Here's a fun fact about Kellogg (K) stock: At no point during the 2002-2012 period did the company ever trade at more than 20x earnings. You would have to go back to the bubble years of 1997-2001 to find the last time that Kellogg's valuation appeared quite high, regularly trading at multiples in the 22-28x earnings range. If you consider historical P/E ratios for a blue-chip stock as part of your valuation process, it should seem pretty clear that Kellogg is overvalued compared to the typical market prices of the company since the tech bubble burst.
If you pull up a stock screener, you may see that Kellogg is currently trading at almost 24x earnings, at a price of $61.43 per share relative to $2.57 in earnings.
The earnings are a bit understated due to one-time events, and it looks like Kellogg will have the earnings power of $3.30 per share once the one-time expenses are removed from the picture (suggesting a valuation shy of 19x earnings going forward).
I mention these facts not to state the obvious (that Kellogg stock is probably overvalued), but to frame the context to illustrate how Kellogg management has been making intelligent decisions with allocating the surplus profits once the dividend and reinvestment needs are accounted for.
About this time last year, Kellogg had been slated to spend $2-$3 billion buying back Kellogg stock as part of an ongoing plan that would terminate 2014. Of course, as we all know now, Kellogg management decided to strike and seize the opportunity to buy the Pringles division from Procter & Gamble (PG) after the mess at Diamond Foods (DMND) caused the original purchase agreement to fall through.
Responding to this favorable opportunity, Kellogg management made three maneuvers that are starting to look quite intelligent now that we have a year's worth of hindsight:
1. First of all, Kellogg decided to spend $2.7 billion to buy Pringles. This move was intelligent on two fronts: (1) it added a high-quality asset to Kellogg's stable of brands that actually moved the needle in terms of present earnings, and (2) it significantly bolstered Kellogg's role in the snack industry, granting management more opportunities for future growth beyond the cereal industry options. Now that we have some data that takes into account the Pringles acquisition, we can see that Kellogg has already increased top-line earnings per share growth by almost 13% compared to last year (this figure takes into account both the Pringles acquisition and the organic growth of Kellogg's existing businesses).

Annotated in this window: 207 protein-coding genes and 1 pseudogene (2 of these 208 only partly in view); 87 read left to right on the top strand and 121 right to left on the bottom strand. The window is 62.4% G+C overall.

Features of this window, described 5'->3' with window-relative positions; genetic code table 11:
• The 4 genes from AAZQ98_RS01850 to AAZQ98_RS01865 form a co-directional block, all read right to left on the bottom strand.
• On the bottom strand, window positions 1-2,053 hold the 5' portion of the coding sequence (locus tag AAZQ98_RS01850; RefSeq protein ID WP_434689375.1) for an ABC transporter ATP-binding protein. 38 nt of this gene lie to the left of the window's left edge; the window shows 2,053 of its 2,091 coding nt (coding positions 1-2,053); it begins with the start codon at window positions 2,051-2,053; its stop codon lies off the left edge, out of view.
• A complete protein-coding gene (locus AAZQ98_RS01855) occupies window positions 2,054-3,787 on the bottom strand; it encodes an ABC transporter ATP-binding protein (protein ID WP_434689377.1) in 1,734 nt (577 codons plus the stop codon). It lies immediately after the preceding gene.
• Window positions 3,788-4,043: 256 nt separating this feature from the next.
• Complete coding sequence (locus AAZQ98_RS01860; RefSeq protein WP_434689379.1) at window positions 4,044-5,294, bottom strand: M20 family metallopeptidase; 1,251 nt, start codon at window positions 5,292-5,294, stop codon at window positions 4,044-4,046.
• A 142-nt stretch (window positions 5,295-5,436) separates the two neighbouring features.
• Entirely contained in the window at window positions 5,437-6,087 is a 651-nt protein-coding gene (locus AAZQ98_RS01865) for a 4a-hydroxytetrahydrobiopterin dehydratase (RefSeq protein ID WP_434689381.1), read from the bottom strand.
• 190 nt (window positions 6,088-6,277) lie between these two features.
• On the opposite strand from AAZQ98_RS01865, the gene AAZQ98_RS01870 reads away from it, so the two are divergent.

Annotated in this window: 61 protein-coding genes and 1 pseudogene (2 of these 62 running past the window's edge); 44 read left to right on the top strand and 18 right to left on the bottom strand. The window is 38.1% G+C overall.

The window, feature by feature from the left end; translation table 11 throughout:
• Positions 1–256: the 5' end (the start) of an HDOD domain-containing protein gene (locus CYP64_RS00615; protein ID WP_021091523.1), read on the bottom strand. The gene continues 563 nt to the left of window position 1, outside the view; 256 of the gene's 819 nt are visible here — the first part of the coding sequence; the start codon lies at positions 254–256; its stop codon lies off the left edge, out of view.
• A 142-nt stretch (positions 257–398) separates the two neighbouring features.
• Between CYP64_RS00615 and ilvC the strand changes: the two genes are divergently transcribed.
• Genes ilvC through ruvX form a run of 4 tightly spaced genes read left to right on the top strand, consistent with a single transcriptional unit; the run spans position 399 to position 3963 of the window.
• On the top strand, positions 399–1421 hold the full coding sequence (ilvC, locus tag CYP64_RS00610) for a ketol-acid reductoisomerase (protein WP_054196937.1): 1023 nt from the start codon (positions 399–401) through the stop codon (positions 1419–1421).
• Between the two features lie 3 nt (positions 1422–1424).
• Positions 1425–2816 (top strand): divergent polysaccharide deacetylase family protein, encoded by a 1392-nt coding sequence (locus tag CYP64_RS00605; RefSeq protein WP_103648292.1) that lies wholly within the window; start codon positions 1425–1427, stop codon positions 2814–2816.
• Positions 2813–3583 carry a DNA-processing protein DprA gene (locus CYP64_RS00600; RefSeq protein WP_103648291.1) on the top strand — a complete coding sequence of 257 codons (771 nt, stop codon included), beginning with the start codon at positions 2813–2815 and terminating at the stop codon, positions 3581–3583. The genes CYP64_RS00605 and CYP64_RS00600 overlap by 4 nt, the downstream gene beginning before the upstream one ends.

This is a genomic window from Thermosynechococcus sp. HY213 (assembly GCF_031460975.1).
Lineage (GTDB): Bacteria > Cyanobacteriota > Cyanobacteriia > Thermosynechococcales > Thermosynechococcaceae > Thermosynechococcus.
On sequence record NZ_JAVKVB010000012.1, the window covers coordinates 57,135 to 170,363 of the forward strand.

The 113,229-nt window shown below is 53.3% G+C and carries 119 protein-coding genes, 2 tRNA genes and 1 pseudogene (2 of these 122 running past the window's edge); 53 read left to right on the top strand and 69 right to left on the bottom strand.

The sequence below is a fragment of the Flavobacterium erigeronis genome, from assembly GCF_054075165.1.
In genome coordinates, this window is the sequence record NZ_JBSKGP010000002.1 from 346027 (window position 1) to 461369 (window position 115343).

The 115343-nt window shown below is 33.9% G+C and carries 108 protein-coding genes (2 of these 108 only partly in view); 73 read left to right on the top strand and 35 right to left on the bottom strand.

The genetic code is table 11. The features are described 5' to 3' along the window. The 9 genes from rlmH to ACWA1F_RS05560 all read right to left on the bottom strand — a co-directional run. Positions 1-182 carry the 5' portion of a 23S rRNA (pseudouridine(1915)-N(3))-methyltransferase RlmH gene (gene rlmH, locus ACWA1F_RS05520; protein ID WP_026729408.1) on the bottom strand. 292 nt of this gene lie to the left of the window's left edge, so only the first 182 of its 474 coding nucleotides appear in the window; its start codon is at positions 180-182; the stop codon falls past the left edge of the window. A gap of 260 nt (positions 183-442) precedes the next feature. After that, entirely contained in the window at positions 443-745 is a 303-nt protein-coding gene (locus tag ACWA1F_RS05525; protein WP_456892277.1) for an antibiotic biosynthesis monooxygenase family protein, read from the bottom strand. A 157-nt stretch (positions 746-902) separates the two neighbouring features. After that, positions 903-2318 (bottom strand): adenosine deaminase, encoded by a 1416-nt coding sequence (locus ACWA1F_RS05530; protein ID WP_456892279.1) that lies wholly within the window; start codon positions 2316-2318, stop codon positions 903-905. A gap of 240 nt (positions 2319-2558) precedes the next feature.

2. Because of this $2.7 billion acquisition, Kellogg management decided to suspend the stock buyback program for the next two years, having decided to dedicate those funds to the Pringles acquisition instead. Although the full effects of this maneuver cannot properly be assessed for a couple more years, the view one year out looks promising. If Kellogg did not buy Pringles, it would currently be paying somewhere around 19-24x earnings (depending on how you calculate Kellogg's current earnings power) to buy back shares. If historical P/E valuation tools are any guide, this would be a value destructing activity. Instead, Kellogg decided to use those funds to purchase Pringles, a move that has grown earnings significantly (although the 13% figure also includes the organic growth of the Kellogg business).
3. Kellogg management decided to use the remaining money that had been allocated for buybacks (which did not go towards the Pringles purchase) to pay down the company's heavy debt burden. And in particular, Kellogg has done a good job of removing high-interest debt from its balance sheet. As of now, almost $7 billion worth of the company's total $9 billion debt can be classified long-term debt that has been refinanced at low rates. While this total debt level may alarm many conservative investors, the fact that the debt is carried at a low interest level should bring some solace to investors.
I welcome these moves by Kellogg management. I can't tell you how happy I am for the shareholders of this company that they are not having their precious capital wasted repurchasing shares at $61 per share. That plan would likely result in value destruction for Kellogg shareholders. Instead, Kellogg took those funds and made two moves that I believe are beneficial to shareholders. First, the company bought Pringles which has already contributed substantially to the company's top line. And secondly, the company has paid off a large chunk of high-interest debt. Both of these moves should facilitate the company's growth in the years ahead, especially in comparison to the buyback program that management shrewdly chose to terminate.